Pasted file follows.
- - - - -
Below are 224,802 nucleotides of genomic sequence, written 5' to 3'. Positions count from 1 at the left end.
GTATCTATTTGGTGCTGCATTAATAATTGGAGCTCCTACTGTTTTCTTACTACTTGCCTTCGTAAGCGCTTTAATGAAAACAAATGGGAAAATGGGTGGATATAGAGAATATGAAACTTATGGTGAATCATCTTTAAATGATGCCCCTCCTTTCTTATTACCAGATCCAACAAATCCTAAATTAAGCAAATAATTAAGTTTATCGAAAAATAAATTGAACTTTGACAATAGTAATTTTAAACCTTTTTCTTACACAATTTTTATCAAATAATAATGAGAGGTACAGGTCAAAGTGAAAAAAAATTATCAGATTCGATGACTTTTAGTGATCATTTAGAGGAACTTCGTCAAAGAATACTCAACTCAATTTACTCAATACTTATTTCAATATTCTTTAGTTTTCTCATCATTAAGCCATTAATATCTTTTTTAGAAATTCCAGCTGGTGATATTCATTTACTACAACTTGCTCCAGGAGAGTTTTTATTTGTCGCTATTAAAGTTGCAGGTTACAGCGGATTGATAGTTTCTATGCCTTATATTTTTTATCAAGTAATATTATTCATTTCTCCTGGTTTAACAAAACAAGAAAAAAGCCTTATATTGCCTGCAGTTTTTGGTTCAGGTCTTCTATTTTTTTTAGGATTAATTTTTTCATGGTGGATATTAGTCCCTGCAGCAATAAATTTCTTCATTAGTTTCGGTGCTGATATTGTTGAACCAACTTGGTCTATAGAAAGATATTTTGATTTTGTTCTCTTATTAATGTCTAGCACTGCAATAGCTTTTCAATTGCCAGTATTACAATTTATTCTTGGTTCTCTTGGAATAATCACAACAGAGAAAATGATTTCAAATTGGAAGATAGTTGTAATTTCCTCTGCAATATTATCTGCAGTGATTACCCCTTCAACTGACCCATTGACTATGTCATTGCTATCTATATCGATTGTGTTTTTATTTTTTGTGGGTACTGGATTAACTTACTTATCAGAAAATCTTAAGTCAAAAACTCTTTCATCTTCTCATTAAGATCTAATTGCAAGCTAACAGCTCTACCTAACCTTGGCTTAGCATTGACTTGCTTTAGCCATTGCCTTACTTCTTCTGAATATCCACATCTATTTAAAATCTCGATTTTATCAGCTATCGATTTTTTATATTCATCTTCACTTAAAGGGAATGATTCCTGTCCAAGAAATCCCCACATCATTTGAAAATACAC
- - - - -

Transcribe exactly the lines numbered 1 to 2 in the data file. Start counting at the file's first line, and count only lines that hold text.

Below are 224,802 nucleotides of genomic sequence, written 5' to 3'. Positions count from 1 at the left end.
GTATCTATTTGGTGCTGCATTAATAATTGGAGCTCCTACTGTTTTCTTACTACTTGCCTTCGTAAGCGCTTTAATGAAAACAAATGGGAAAATGGGTGGATATAGAGAATATGAAACTTATGGTGAATCATCTTTAAATGATGCCCCTCCTTTCTTATTACCAGATCCAACAAATCCTAAATTAAGCAAATAATTAAGTTTATCGAAAAATAAATTGAACTTTGACAATAGTAATTTTAAACCTTTTTCTTACACAATTTTTATCAAATAATAATGAGAGGTACAGGTCAAAGTGAAAAAAAATTATCAGATTCGATGACTTTTAGTGATCATTTAGAGGAACTTCGTCAAAGAATACTCAACTCAATTTACTCAATACTTATTTCAATATTCTTTAGTTTTCTCATCATTAAGCCATTAATATCTTTTTTAGAAATTCCAGCTGGTGATATTCATTTACTACAACTTGCTCCAGGAGAGTTTTTATTTGTCGCTATTAAAGTTGCAGGTTACAGCGGATTGATAGTTTCTATGCCTTATATTTTTTATCAAGTAATATTATTCATTTCTCCTGGTTTAACAAAACAAGAAAAAAGCCTTATATTGCCTGCAGTTTTTGGTTCAGGTCTTCTATTTTTTTTAGGATTAATTTTTTCATGGTGGATATTAGTCCCTGCAGCAATAAATTTCTTCATTAGTTTCGGTGCTGATATTGTTGAACCAACTTGGTCTATAGAAAGATATTTTGATTTTGTTCTCTTATTAATGTCTAGCACTGCAATAGCTTTTCAATTGCCAGTATTACAATTTATTCTTGGTTCTCTTGGAATAATCACAACAGAGAAAATGATTTCAAATTGGAAGATAGTTGTAATTTCCTCTGCAATATTATCTGCAGTGATTACCCCTTCAACTGACCCATTGACTATGTCATTGCTATCTATATCGATTGTGTTTTTATTTTTTGTGGGTACTGGATTAACTTACTTATCAGAAAATCTTAAGTCAAAAACTCTTTCATCTTCTCATTAAGATCTAATTGCAAGCTAACAGCTCTACCTAACCTTGGCTTAGCATTGACTTGCTTTAGCCATTGCCTTACTTCTTCTGAATATCCACATCTATTTAAAATCTCGATTTTATCAGCTATCGATTTTTTATATTCATCTTCACTTAAAGGGAATGATTCCTGTCCAAGAAATCCCCACATCATTTGAAAATACAC